Amputations of the hand are a relatively rare but devastating injury. These injuries affect daily activities, including work, hobbies, and self-care, and have social implications as well. As with all amputations, those of the hand classify according to the anatomic level at which they occur. The level of hand amputation has implications both for treatment and for the degree and course of functional recovery. The economic costs of amputation are difficult to accurately determine, particularly when considering the acute injury costs, long-term rehabilitative and prosthetic costs, and the economic impact that limb loss has at a societal level. The overall economic, physical, psychological, and societal impact of an amputation is high. It is critical to remember how the remaining hand will function when deciding the optimal treatment.
Traumatic injury is the most common etiology of hand amputations. Vascular compromise, malignancy, and complications secondary to diabetes mellitus get reported less commonly as reasons for hand amputation.
The precise rate of hand amputation in the United States is not well defined in the literature. Amputations presenting to U.S. emergency departments account for only 0.5% of all upper extremity presenting complaints. This figure, however, includes all upper extremity amputations from shoulder to fingertip. International registries provide some reasonable perspective on the epidemiology of hand amputation. Young, otherwise healthy males are more likely to sustain a hand amputation as compared to females. The rate of all amputations in the United States is estimated to double between 2005 and 2050, with a likely commensurate increase in amputations of the hand and upper extremity.
Individuals who have sustained a hand amputation typically present to the emergency department. It is essential first to obtain a history and evaluate the injured limb in a timely fashion. The injured hand is generally apparent, receiving the first and most attention. It is critical, however, to evaluate the patient for other injuries before focusing on the hand. The patient may have other life-threatening injuries that deserve immediate attention. After stabilizing the patient, providers can then evaluate the hand injury. The mechanism of amputation, including whether it was sharp, crushing, mangling, avulsion, high velocity, or explosive, will likely be the primary determining factor in treatment strategy. Additional required information to obtain includes the time of amputation, hand dominance, occupation, and recreational activities. The time course of the injury is also critical to know ischemia time, which affects treatment options. A full medical history is essential, noting tobacco use and vascular disorders in particular, as they can affect treatment options. As in the evaluation of any patient preparing for surgical intervention, it is critical to note the time of last oral intake and the use of any anticoagulating medications.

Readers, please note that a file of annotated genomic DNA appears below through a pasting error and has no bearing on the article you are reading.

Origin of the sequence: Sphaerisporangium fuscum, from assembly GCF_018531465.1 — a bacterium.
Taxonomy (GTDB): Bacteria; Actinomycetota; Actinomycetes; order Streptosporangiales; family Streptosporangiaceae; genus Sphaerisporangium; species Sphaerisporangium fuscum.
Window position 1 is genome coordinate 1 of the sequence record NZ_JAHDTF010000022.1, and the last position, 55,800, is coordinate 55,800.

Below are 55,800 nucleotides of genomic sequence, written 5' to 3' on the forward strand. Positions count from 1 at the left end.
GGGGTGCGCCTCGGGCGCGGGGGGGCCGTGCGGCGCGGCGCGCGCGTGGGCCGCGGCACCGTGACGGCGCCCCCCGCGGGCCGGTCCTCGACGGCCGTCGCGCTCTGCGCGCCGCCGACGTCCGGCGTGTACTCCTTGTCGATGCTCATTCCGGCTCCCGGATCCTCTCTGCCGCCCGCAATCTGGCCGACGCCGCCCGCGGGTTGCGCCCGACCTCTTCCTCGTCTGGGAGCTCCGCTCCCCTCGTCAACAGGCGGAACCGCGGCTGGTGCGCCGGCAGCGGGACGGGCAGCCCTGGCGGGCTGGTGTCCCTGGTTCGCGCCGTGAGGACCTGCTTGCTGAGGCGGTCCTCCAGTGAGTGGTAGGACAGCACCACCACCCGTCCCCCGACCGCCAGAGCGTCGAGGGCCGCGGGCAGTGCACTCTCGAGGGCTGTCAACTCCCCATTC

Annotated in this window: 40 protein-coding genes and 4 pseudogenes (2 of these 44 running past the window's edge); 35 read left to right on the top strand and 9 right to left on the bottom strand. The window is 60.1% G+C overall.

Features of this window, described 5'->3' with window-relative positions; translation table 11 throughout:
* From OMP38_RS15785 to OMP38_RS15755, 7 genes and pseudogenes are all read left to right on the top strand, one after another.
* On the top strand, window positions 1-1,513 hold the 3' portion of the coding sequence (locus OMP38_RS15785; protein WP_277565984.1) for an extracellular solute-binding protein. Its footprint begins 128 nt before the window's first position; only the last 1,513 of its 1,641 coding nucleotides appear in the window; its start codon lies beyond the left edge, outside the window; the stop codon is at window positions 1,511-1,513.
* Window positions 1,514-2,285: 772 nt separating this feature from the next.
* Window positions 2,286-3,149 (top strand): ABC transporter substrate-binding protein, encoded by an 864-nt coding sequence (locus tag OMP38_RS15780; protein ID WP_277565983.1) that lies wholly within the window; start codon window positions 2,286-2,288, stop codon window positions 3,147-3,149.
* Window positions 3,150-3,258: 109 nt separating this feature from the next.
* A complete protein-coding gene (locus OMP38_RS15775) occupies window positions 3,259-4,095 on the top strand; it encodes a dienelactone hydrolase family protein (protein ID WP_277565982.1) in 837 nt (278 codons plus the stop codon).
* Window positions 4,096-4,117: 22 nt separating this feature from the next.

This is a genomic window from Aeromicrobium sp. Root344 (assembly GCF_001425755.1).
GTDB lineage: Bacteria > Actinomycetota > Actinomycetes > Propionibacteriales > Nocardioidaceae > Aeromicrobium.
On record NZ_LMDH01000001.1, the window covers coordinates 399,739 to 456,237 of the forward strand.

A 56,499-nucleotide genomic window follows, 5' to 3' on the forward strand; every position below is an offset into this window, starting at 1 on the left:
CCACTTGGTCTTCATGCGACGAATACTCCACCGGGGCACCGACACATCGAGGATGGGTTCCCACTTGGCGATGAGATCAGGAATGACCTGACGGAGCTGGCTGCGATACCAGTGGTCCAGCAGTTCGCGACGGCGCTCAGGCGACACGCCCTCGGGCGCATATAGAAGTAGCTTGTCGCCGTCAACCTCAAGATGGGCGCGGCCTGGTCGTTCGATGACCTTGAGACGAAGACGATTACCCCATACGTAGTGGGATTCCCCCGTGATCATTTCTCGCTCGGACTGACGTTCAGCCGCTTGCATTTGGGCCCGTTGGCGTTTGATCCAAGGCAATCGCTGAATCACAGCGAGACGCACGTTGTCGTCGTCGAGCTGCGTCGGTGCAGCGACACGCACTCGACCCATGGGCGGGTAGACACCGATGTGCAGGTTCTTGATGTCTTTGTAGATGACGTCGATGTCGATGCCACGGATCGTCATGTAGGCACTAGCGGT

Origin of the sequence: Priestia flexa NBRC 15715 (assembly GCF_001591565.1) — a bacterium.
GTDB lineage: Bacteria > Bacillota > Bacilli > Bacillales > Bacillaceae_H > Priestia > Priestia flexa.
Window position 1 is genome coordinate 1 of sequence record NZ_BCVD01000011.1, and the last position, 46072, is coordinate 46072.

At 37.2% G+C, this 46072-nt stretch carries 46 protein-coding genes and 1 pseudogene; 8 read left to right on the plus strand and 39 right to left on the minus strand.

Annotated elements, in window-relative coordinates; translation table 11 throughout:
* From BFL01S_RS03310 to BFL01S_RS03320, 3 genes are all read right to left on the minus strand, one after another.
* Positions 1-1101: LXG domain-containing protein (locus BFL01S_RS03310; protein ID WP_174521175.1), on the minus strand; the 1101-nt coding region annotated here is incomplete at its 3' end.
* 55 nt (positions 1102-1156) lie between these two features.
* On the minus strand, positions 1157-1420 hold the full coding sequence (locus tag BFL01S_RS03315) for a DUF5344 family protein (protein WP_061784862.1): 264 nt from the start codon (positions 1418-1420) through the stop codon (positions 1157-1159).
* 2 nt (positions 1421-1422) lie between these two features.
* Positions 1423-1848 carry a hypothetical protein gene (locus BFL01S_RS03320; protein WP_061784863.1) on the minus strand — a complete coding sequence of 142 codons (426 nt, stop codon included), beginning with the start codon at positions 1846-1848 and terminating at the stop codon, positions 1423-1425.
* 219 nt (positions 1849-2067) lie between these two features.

The physical examination must include a complete evaluation of the entire affected extremity. On inspection, the examiner must note the level of amputation and the digitsinvolved. The quality of involved soft tissue requires examination also, an adjacent burn receive different treatment differently than a clean, sharp injury margin. Additional abrasions or lacerations may also be present. Noting exposed structures, including bone, joint space, tendon, nerve, and vasculature, is essential. If the amputated part is available, then its condition should be reported. Palpation of the extremity proximal to the amputation may elicit pain indicative of additional injury and requires further investigation. The neurologic examination includes the sensory condition of the median, radial, and ulnar nerves as well as motor capacity of the remaining muscles innervated by the anterior interosseous, posterior interosseous, median, radial and ulnar nerves. The condition of individual tendons at or near the amputation site requires evaluation. Vascularity evaluation is by assessing the nature of bleeding (pulsatile or continuous), the capacity of a part to bleed, and distal capillary refill time. Providers must remember to determine the overall status of the patient and to address associated acute medical conditions.
Following the history and physical exam, radiographs are the next appropriate step in the evaluation of the patient with a hand amputation. Radiographs of the hand, wrist, and forearm are necessary for any hand amputation. Radiographs of the distal amputated part, if available, should be obtained as well. If the amputation is not traumatic, then a vascular workup is appropriate. Assessment of perfusion can include vascular pressures, transcutaneous oxygen levels, and arteriography.